Liverpool had, up until this point, been seen as a friendly club; a team with appeal and integrity. That image has now become tarnished. The handshake advocated by the FA at Old Trafford was a farce but it heightened the tension of the whole affair, an extension strategy to a saturated product, if you like. Suarez probably felt aggrieved for defamation of character, once again I reiterate, I don’t believe the words were stated with any malice. Nevertheless, we return to the correct course of action, he SHOULD have just shook his hand and let the incident pass.

Unfortunately some of us are allowing our hearts to cloud our judgement. The reality of it is that Suarez was wrong, he should have just said, “sorry, I made a mistake, I apologise.”  He is after all a role model and an icon, but the institutional rebuttal of Suarez’s misdemeanour was something that Liverpool should have dealt with much more gracefully. By taking such a risky stance, Liverpool Football Club could be accused of turning a blind eye to the underlying issue: the spread of racism in football. Campaigns such as Kick it Out are undermined and can undo years of great work. The English FA, after having had taken such a hard line stance on a certain Sepp Blatter, were always going to address this issue with an iron fist. And good for them.

Sorry Shanks, football isn’t THIS important.

The England Anthem- Jeering

We do like a good goading of the opposition, the irony is that we the Great Nation invented football so that others can excel in it. But I guess we can say the same about rugby, cricket and hockey? It’s a welcome treat when we do stop the others from singing anymore just so we can taunt them with our sardonic statement of the obvious: that they aren’t singing anymore. We aren’t bothered that we’re winning, in fact we’re more likely to be delighted that the opponent is losing! The ironic cheer is a shriek of contentment that reverberates across the plains of Bodmin to marshes of the Geordie-land when someone fails to fulfil the simplest task. Neither can we help ourselves except that we must admonish them for gracing the pitch with their heathen, yet often mesmeric talent. A short, shrift “boo” is saved for our own but an elongated, violent thrust of the lungs, “BOOOOOOOOOOOOOO!” tickles and tantilises my funny bone until I’m obligated to wipe a tear. I’m not sure if it encourages the foe or tames them into submission but nevertheless it’s so fun.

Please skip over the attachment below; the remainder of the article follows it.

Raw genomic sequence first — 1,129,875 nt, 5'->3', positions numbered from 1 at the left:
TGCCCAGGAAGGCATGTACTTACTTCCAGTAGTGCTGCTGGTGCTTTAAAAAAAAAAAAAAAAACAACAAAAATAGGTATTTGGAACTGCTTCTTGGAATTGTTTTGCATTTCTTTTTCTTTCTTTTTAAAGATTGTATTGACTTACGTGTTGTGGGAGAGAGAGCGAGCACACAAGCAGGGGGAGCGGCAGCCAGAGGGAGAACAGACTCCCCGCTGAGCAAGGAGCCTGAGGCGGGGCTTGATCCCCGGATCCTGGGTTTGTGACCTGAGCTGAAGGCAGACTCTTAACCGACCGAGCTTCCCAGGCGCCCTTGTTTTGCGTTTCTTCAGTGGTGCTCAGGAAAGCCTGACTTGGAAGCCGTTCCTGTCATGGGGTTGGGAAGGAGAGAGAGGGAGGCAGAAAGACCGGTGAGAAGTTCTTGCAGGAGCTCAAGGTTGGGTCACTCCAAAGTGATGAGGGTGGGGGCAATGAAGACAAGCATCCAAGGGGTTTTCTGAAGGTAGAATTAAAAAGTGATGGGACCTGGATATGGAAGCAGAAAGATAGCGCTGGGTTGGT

Its like sticking your index finger into someone’s temple repetitively or playing a Bette Midler song while someone is trying to relax. And you do it just to entice a reaction from your victim.

It becomes bizarre when a person decides to do it to their own; that is baffling. Yet it’s never quite as emphatic- a short prod rather than a fully extended poke. Is our self induced destruction meant to be some form of reverse psychology that only we know and understand? Because the booing of John Terry vs Egypt in his post-Brigde-Gate saga was hilarious yet he still shone as a beacon of promise in an otherwise dismal English defensive performance. Ok so the rules of “enigma” may apply here but we do love to hate our prodigal sons.

Now just imagine that this Freud-like theory actually encouraged our players, we calculate our boos to be long enough to say “You idiot!” and short enough to say “we love you” but never both short and long enough to mean “we love you, you idiot!” Anyway, what if it works and they improve- then what? Do we sit there in our smugness and think “I did that, I made him better- part of that 200k he’s earning right now is because of me.” No, we boo him more- not to get him to squeeze every bit of blood and sweat out of his body- but just to let him know “you’re an idiot.”

On the other hand, when it fails and they get worse we were always right- he was shit anyway, right? At this point we are allowed to cuss, take for example Theo Walcott- he was a pile of shit on Wednesday night.

And this is my point.. all this to justify that Theo Walcott is shit.